Two other resources for the Centre are the highly influential international journal Behavioral and Brain Sciences (BBS), published by Cambridge University Press and devoted to interdisciplinary Peer Commentary across the cognitive sciences, and BBS's electronic counterpart, Psycoloquy, sponsored by the American Psychological Association, likewise devoted to Peer Commentary across the same disciplines. The Editor in Chief of both journals will be the Director of the CSC and the communicative resources of both journals will be part of the voice and profile of the CSC.
Activities of the CSC
(1) An internal seminar series, in which those within the University, in the various departments involved (hence the plural "scienceS"), regularly present their current research to their fellow cognitive scientists in the interdisciplinary forum provided by the participating departments and individuals. This has been one of the great strengths of existing Centres of this kind, as, if not for the common rubric and forum provided by the joint focus on cognition, such investigators would normally not know of one another's work, let alone join to discuss it. The email list carries CSC announcements, abstracts, etc. to all the pertinent disciplines.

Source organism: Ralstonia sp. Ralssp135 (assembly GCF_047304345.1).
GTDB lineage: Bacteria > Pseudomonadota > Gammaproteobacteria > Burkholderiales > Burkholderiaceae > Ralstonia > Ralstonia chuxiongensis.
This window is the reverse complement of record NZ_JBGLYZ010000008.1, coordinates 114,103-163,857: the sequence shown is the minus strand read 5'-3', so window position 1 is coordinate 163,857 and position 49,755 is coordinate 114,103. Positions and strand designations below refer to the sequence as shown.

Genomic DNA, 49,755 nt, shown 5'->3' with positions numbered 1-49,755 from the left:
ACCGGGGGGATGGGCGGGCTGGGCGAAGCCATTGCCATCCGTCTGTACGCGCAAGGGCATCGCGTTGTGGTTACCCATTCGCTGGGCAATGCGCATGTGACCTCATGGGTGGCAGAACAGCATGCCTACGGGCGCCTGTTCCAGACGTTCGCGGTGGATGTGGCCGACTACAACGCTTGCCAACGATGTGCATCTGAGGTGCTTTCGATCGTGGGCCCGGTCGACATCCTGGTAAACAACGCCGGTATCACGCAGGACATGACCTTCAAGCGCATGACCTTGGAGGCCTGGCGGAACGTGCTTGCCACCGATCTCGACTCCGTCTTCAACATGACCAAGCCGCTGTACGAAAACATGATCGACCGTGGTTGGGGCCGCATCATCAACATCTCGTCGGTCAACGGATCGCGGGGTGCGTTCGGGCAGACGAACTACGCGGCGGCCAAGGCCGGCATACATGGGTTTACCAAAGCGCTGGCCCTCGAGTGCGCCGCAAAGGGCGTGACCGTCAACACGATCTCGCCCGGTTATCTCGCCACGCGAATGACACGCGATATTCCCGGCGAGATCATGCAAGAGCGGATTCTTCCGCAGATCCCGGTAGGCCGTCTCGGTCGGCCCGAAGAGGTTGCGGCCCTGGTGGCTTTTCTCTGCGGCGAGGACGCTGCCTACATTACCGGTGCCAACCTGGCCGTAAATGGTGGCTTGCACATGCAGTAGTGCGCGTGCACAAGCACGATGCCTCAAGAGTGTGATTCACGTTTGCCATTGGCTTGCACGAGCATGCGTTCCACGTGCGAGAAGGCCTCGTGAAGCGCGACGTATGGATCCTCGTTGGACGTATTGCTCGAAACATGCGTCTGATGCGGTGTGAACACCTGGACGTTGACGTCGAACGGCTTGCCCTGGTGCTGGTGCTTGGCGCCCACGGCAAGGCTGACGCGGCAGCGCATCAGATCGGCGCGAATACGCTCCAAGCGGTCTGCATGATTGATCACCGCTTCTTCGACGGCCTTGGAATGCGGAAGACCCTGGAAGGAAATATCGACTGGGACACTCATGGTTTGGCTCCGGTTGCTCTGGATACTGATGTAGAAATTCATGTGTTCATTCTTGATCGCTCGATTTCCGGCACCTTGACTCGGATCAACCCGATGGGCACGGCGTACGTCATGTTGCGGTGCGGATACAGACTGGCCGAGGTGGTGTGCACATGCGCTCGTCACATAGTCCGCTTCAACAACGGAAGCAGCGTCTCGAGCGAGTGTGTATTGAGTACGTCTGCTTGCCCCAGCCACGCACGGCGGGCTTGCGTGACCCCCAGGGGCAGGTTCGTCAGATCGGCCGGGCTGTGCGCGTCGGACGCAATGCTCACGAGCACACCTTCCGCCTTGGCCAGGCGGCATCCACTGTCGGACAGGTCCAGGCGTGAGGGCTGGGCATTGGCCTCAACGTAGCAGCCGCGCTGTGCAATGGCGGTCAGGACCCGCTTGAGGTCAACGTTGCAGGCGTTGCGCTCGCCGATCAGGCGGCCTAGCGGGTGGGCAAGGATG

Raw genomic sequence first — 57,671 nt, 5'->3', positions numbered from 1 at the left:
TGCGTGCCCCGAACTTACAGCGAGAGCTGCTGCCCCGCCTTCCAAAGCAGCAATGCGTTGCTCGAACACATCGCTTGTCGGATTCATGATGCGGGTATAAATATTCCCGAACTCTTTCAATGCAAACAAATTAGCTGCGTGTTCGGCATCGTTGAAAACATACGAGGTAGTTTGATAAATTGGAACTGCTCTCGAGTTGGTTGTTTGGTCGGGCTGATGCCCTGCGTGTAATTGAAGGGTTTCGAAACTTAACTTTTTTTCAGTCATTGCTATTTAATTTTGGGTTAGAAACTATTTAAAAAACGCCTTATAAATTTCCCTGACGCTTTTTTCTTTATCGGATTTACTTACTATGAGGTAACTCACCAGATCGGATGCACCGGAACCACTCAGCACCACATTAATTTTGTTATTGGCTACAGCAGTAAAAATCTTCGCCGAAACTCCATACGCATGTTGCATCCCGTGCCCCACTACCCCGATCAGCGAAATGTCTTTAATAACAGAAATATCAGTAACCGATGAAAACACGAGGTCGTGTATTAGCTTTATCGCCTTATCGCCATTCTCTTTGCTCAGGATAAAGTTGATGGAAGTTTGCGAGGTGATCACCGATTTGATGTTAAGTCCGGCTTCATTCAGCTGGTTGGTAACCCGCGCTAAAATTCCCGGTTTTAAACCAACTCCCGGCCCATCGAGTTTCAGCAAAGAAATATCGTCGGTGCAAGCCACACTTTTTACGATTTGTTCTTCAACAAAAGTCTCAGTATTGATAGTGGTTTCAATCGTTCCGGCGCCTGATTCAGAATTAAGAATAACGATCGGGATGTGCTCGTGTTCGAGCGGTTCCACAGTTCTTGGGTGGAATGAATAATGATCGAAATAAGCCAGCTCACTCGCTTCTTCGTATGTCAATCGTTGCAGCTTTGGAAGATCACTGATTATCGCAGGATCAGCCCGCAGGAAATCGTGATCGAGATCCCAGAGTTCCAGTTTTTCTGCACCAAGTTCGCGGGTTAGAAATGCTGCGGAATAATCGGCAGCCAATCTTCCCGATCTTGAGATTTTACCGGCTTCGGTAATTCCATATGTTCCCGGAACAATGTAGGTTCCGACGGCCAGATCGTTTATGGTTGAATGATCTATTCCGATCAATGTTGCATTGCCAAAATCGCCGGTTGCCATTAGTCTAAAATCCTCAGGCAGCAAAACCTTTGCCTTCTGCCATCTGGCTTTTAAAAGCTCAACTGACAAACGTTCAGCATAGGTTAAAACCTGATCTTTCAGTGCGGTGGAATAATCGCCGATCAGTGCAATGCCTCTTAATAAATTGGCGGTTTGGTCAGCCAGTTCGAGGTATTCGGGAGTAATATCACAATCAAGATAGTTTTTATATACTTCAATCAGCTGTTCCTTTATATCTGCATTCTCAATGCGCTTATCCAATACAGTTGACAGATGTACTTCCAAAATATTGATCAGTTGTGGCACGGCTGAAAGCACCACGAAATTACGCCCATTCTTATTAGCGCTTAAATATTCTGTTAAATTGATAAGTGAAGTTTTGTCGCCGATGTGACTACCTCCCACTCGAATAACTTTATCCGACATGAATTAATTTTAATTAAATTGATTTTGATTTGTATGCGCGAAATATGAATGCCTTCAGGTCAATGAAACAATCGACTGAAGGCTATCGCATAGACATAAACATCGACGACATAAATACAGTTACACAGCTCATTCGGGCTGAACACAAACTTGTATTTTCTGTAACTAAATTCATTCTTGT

(2) Collaborative CSC research projects and grant applications, again within the University and the departments involved. A CSC offprint series and electronic preprint archive. The CSC will have long-term Research Fellows as well as short-term Visiting Research Fellows.
(3) Shared CSC postgraduate students and thesis projects (and, once a course program is established, undergraduate student projects as well), directed by collaborating faculty members in the various disciplines involved.
(4) Collaborative CSC research projects, and grant applications, with cognitive scientists at other institutions, in the UK, Europe and US (e.g., HFSP projects).
(5) An external CSC speaker series, with cognitive scientists from other institutions giving talks for the Southampton cognitive science community. Hosting conferences and workshops on specific CS topics.
(6) A formal program of CSC studies (postgraduate and/or undergraduate) in the cognitive sciences (at some Universities this leads to a separate degree in Cognitive Science, but I think degrees from the standard participating departments, with a concentration on cognitive sciences, is probably all that is needed). The Cognitive Psychology Laboratory's research programme is well underway, several interdepartmental research grant applications are in preparation, and plans are underway for several interdepartmental internal collaborative research projects.
Interests within and outside Faculty